‘Ageing fears an incentive to quit smoking’
London - Smoking can cause cancer as well as a number of health problems that limit life expectancy, but it seems this isn’t enough to make people quit.
Instead, improving their appearance, performance in bed and ability to conceive are much better incentives to make addicts quit, according to new research.
A British online quit smoking resource, quitfullstop.co.uk, polled 2 000 of its members (an even split of men and women) and discovered that for both sexes, reversing the signs of ageing was a major concern.
About 40 percent of the women admitted they were quitting for fears that long-term smoking would damage their skin and cause premature ageing.
Meanwhile, 55 percent of men had given up smoking to either reverse or prevent them looking older than their years.
They are right to be alarmed about the effects smoking can have on their appearance.
A spokesman from quitfullstop.co.uk said: “Smoking can cause facial wrinkles because it ages the skin by eating away at proteins, thereby restricting blood flow. This results in dry, leathery and wrinkled skin.”
Smoking is also thought to reduce the skin’s elasticity by causing the breakdown of collagen and hindering collagen production.
About 25 percent of men said they gave up smoking after being diagnosed with some form of erectile dysfunction.
Nicotine restricts blood flow in the body, which would explain why the smokers were struggling to perform in the bedroom. Not only can smoking affect your sex life, it can also be detrimental to a couple’s chance of conceiving.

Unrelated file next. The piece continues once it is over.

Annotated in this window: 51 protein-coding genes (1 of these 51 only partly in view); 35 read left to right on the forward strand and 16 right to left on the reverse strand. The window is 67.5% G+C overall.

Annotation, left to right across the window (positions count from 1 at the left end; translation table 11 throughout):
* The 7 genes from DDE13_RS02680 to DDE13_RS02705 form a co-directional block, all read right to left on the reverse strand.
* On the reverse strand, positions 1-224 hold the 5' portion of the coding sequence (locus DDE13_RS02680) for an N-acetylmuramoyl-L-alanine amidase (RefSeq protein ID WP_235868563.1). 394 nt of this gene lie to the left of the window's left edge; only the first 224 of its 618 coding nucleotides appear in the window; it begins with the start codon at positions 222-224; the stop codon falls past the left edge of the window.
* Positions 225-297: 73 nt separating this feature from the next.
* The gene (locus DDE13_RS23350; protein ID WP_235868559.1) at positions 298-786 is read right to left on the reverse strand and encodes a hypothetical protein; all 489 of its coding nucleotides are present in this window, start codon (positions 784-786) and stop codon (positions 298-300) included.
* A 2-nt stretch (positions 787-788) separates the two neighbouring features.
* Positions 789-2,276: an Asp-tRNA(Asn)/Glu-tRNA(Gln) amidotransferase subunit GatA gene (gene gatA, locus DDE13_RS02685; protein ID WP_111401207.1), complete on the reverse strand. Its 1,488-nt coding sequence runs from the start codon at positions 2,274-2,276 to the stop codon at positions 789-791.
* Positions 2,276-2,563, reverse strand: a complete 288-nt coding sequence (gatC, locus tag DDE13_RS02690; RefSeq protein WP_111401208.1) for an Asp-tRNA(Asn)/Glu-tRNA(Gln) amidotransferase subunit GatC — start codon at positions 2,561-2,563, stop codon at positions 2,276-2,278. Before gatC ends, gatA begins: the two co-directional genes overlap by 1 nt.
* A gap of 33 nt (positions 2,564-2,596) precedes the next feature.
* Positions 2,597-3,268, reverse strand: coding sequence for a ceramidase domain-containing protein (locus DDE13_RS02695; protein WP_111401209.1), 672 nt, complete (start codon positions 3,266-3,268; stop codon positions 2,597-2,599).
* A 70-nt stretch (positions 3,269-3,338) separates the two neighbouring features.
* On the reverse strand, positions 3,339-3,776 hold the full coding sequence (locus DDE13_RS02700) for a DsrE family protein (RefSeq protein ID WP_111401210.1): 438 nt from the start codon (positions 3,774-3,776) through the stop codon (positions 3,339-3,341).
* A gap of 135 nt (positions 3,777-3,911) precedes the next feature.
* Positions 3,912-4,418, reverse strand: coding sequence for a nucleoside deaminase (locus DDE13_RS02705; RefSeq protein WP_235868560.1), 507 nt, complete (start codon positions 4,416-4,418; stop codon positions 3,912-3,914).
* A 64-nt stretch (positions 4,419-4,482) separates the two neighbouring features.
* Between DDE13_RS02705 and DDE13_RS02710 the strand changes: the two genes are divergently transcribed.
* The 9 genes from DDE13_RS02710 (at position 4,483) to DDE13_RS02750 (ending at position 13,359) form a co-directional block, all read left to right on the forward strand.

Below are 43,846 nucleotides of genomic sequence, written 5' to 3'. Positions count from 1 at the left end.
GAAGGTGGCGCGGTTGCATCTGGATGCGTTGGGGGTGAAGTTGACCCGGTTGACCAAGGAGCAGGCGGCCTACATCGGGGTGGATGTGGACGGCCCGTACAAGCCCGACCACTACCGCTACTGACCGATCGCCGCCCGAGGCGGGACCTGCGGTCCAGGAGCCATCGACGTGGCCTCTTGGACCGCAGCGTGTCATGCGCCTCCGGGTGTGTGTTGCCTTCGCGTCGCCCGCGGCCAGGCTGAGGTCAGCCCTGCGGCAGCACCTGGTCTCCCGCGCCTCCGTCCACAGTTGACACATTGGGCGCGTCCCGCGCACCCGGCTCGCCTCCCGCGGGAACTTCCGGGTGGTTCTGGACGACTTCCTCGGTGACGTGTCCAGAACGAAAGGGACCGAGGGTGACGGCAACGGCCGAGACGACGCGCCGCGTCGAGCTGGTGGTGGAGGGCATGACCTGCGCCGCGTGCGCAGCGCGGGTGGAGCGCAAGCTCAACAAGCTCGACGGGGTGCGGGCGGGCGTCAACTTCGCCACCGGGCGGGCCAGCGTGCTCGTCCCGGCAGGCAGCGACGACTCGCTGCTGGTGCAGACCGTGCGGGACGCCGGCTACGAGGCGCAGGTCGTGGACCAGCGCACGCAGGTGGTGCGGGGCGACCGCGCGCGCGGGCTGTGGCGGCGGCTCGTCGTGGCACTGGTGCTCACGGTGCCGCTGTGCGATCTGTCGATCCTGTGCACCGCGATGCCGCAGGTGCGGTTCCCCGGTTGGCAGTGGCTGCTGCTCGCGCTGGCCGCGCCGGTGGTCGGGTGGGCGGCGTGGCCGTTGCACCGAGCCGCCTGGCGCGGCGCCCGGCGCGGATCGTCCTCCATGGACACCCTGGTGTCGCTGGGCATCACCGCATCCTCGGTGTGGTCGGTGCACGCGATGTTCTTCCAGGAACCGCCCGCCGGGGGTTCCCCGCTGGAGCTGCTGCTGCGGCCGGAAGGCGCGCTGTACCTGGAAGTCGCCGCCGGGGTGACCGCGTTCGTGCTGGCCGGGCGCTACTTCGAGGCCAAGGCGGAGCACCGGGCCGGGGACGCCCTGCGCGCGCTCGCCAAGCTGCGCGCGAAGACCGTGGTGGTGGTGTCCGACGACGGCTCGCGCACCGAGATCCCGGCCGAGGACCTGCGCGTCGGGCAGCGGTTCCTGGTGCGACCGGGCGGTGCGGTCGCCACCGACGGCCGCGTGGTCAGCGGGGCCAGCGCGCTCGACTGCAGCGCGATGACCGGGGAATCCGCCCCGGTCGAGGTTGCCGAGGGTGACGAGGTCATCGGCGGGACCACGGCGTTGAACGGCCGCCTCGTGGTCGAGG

The spokesman explained: “Studies have shown that quitting smoking can increase a couple’s chances of conceiving. This is due to changes that happen in the womb and improved mobility of sperm.”
For this reason, 45 percent of women and 10 percent of the men wanted to quit. – Lucy Waterlow, Daily Mail
Why people smoke
Men smoke for fun, while women smoke to calm their nerves, a survey has revealed.
The majority of male smokers – 56 percent – smoke most when they are out with friends, compared to 48 percent of women, suggesting that smoking is more socially acceptable for men. The research also found that 33 percent of female smokers smoke the most when they are stressed.
It also found that 55 percent of smokers believe that they became addicted to the psychological habits associated with smoking before they became addicted to the nicotine.
Two-thirds of female smokers and 54 percent of male smokers have tried to quit up to six times.
Jo Hemmings, a behavioural psychologist, said: “This divided behaviour suggests that smoking is seen as more socially acceptable for men.
“This is surprising, particularly in the modern day, and could be indicative that women potentially attribute an element of shame to their smoking behaviour.” – Emma Innes, Daily Mail
Why you should quit
After 20 minutes: Blood pressure and pulse rate return to normal.
24 hours: Carbon monoxide and nicotine no longer remain in the system.
48 hours: Sense of taste and smell improves.
One month: Skin texture and colour improves.
One year: Risk of heart attack reduces by half compared to that of a smoker.
10 years: Risk of lung cancer drops to half compared to that of a smoker.
15 years: Risk of heart attack equal to someone who has never smoked.